Recently Nancy put out a call for an online exhibit called Art & Music, looking for art influenced by music and I’m happy to have my work included in the show. While choosing which piece to submit I started looking at my art in a new light which I think is a good indication of a strong curatorial theme. The show turned into a fascinating look at several artists work I hadn’t seen before, as well as a new view of my own work.

Here’s how Nancy introduced the show: “Listening to music while making art is a common practice in the studio. All that silence of solitude needs breaking up with melody and rhythm. It keeps us company, gets us singing and dancing, influences our moods and creeps into our art.”

I hope you’ll view the show and then take a look at your work in a new light. Does music influence your art?

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Linda Robertson offers encaustic workshops in her Portland, Oregon studio as well as online encaustic classes at RobertsonWorkshops.com.

Hot StuffThis virtual gallery is for all of those artists not able to attend the First National Encaustic Conference and accompanying gallery show, Hot Stuff.

The range of the work was impressive, with everything from works on paper to sculpture represented, including traditional and experiments styles. I attended the show twice and still didn’t get enough time with these amazing pieces of art! Enjoy.

** To see more posts about the 2007 conference go here. **

1b Gwen Plunkett 3 5 8 Alexandre Masino 19 20 21a 23 Lissa Rankin 25 27 Mari Marks Linda Womack, Remiains of the Earth, 12 x 12 inches Miles Conrad, Explorer, Encaustic, Rubber Bands, Wire on Panel Daniella Woolf, Spina 30, 30 x 30 inches, sewn paper encaustic Ed Angell, Homage to M.L., 12″ X 12″ X 4 3/4 inches, Beeswax and Lead Debra Ramsay, Alone Together, 24 x 24 inces, encaustic and eggshell inlay on birch panel Debra Ramsay, Measuring Parallels #7, 24 x 24 inches, encaustic and eggshell inlay on birch panel Jeff Schaller, Closed, 24 x 24 inches, encaustic Jeff Schaller, Flashbulbs, 24 x 24 inches, encaustic Kristin Swenson-Lintault, Vital, 12 x 12 inches, Encaustic, oil stick, string on Masonite Lorraine Glessner, Seed, 12 x 12 inches Lorraine Glessner, Refraction, 12 x 12 inches David Hazlett, Lime Wedge, 9 1/2 x 10 1/2 inches Lorrie Fredette, Pores, 6 x 3″, encaustic and interfacing Lorrie Fredette, Preservation #2 & #3, 23 x 24 X 6, encaustic and interfacing Diana Gonzales-Gandolfi Sandra Quinn Alexandre Masino, Conquis par cette lumi, Encaustic on board, 16″ x 23″ Alexandre Masino, Culte diurne, Encaustic on board, 16″ x 23″ Julie Shaw Lutts, Journey, 12″ x 12″ on wood panel Kim Bernard, Nautilus, encaustic on terra cotta, 3” x 15” x 15″ Kim Bernard, Asclepias Scattered, encaustic on terra cotta, 3” x 10” x 20”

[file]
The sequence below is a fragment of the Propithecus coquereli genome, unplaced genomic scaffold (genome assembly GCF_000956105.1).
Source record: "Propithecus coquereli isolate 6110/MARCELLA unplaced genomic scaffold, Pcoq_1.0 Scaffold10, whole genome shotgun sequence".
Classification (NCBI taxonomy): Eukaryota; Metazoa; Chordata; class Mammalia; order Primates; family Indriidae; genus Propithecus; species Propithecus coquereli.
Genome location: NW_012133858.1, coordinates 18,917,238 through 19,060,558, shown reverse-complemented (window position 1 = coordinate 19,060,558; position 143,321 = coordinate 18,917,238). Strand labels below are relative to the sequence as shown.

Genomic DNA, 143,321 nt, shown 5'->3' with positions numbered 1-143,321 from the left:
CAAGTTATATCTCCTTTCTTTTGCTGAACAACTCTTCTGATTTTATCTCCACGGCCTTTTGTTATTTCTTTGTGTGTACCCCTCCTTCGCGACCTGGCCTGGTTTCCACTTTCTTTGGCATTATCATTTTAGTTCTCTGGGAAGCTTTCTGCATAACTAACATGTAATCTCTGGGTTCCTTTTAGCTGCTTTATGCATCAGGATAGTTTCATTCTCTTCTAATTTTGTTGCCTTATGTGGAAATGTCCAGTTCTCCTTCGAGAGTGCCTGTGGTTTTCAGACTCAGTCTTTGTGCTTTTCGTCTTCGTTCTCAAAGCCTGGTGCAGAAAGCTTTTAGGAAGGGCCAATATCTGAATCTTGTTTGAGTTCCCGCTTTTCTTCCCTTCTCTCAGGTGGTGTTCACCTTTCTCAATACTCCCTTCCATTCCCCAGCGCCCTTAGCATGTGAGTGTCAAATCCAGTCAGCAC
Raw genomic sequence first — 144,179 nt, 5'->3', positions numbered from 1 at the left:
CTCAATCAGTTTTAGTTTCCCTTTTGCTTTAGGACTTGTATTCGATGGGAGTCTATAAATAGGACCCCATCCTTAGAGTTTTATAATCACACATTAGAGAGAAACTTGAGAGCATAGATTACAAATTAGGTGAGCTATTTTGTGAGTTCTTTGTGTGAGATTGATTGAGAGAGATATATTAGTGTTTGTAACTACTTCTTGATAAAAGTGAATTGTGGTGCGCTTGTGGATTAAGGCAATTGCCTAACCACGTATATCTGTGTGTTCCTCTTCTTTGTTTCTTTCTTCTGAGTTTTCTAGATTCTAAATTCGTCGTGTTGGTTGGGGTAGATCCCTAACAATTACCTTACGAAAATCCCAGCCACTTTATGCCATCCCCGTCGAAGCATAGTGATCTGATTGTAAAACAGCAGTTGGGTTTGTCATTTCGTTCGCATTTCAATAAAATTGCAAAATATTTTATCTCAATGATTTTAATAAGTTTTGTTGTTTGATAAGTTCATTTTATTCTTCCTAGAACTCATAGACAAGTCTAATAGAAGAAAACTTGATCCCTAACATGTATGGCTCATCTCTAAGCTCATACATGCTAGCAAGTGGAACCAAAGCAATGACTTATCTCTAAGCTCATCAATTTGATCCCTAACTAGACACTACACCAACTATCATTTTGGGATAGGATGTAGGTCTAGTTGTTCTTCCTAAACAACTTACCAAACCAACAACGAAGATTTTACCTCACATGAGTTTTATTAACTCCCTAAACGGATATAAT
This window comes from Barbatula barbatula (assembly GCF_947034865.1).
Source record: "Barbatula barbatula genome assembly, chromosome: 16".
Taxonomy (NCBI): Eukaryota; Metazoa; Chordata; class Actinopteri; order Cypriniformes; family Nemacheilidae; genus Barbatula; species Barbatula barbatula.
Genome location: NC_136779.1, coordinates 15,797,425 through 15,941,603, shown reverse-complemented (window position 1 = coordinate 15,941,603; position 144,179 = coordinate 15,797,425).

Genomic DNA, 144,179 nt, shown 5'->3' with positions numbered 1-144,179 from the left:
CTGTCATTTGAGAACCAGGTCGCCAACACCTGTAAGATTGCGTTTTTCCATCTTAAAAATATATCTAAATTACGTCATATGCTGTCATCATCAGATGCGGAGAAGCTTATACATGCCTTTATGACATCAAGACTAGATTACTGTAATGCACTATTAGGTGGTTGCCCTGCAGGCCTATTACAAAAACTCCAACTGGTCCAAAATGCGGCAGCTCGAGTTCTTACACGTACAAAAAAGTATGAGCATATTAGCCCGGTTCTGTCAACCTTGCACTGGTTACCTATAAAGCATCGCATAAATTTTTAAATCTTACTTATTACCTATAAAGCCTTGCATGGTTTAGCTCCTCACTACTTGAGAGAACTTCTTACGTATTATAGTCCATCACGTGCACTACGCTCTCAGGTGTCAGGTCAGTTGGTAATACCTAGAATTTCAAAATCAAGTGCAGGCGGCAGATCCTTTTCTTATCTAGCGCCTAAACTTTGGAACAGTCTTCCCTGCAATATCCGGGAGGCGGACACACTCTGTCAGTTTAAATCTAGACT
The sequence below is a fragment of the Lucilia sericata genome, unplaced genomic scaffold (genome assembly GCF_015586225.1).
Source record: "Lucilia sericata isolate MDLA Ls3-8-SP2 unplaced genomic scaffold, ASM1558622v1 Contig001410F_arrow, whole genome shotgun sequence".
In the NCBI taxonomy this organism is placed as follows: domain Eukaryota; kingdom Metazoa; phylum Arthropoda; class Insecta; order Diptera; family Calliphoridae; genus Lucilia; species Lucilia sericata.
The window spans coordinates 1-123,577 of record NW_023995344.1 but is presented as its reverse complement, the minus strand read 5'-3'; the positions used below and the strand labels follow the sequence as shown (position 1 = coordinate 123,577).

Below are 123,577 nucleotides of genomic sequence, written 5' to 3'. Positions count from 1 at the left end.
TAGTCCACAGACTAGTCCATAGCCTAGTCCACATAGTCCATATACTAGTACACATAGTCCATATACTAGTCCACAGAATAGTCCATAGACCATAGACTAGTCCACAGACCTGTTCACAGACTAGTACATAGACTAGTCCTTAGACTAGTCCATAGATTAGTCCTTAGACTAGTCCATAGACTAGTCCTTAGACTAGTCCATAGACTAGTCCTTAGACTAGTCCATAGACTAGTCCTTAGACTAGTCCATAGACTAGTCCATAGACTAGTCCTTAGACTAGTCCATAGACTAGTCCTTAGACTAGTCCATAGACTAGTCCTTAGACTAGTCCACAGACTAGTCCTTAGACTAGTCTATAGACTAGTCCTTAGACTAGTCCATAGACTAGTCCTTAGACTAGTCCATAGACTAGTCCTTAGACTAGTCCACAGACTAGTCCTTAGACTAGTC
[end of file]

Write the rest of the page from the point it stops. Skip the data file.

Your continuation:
Please note: I lost my notes with the artists and titles so I’m adding in the info for what I have, numbering the rest of the works (view the number or artist’s name by moving your cursor the image). Also, I wasn’t able to photograph all of the work, so if you were represented in the show and I’ve missed yours (or ended up with a bad photo!) please send me an image and I’ll add it here. If your work is here and you’d like me to post the details, please send them to me along with the number it goes with.

Hot Stuff show opening

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Online Encaustic Classes



RobertsonWorkshops.com online video classes bring Linda Robertson, an art teacher with international experience, right into your studio. Work at your own pace and watch the videos as many times as you want for a whole year.

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My Books: Embracing Encaustic Series

There are now two books under the Embracing Encaustic title, Learning to Paint with Beeswax and the new title Advanced Techniques for Mixing Media, each focusing on specific encaustic techniques. Between the two books there are a total of 70 artists who share their work, reveal their personal painting methods and explain why they are compelled to make the work they do.Find out more and purchase them online here.

Embracing Encaustic: Learning to Paint with Beeswax
By Linda Robertson